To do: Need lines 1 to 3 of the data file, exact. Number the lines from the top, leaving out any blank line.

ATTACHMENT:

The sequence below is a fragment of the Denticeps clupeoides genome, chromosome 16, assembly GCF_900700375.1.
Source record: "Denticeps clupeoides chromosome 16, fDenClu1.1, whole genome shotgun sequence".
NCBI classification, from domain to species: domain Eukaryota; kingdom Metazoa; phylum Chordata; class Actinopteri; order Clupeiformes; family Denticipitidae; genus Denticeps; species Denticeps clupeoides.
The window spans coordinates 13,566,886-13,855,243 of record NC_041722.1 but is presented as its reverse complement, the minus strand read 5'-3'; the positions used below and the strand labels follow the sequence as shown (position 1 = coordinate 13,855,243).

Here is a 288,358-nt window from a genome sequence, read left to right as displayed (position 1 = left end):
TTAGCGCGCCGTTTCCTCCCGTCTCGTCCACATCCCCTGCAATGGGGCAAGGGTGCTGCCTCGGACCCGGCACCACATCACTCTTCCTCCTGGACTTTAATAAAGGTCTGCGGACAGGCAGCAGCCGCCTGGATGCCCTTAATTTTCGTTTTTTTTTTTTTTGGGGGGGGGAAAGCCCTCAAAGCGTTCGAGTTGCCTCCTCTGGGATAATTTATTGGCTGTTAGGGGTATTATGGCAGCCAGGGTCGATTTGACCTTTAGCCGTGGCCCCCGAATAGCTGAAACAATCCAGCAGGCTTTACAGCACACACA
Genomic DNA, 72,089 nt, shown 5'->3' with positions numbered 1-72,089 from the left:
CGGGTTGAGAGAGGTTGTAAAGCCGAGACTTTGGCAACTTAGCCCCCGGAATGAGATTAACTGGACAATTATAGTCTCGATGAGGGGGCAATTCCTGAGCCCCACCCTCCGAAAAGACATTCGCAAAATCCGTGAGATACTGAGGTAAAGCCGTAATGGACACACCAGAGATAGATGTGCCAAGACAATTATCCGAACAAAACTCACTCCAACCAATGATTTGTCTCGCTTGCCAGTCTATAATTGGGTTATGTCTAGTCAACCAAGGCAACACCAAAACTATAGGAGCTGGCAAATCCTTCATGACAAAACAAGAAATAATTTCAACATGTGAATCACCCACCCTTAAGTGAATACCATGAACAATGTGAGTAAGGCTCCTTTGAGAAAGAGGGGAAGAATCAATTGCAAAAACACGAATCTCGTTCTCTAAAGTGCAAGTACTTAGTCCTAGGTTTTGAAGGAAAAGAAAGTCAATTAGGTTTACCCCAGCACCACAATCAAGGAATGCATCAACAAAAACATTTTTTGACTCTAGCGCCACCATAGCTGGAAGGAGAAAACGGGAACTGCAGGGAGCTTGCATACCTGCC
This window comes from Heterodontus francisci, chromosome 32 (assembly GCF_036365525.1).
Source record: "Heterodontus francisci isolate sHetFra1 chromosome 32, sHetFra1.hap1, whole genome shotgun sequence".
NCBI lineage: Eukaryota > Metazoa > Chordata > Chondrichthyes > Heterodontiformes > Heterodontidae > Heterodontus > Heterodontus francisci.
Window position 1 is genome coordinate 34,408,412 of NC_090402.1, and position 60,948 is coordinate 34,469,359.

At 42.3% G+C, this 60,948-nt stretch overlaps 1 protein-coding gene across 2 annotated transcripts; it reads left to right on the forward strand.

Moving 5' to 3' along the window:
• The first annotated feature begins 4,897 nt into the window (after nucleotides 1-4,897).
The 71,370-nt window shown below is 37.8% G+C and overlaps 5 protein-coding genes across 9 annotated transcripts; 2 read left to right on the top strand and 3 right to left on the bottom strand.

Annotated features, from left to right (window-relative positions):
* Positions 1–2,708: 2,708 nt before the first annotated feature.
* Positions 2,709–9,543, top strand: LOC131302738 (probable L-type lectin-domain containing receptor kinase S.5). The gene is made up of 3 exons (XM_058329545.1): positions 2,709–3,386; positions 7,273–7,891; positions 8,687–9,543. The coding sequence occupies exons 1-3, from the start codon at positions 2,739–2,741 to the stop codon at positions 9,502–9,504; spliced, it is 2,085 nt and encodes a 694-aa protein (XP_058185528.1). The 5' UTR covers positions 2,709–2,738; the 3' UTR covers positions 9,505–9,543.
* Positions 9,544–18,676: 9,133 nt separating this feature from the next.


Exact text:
The sequence below is a fragment of the Denticeps clupeoides genome, chromosome 16, assembly GCF_900700375.1.
Source record: "Denticeps clupeoides chromosome 16, fDenClu1.1, whole genome shotgun sequence".
NCBI classification, from domain to species: domain Eukaryota; kingdom Metazoa; phylum Chordata; class Actinopteri; order Clupeiformes; family Denticipitidae; genus Denticeps; species Denticeps clupeoides.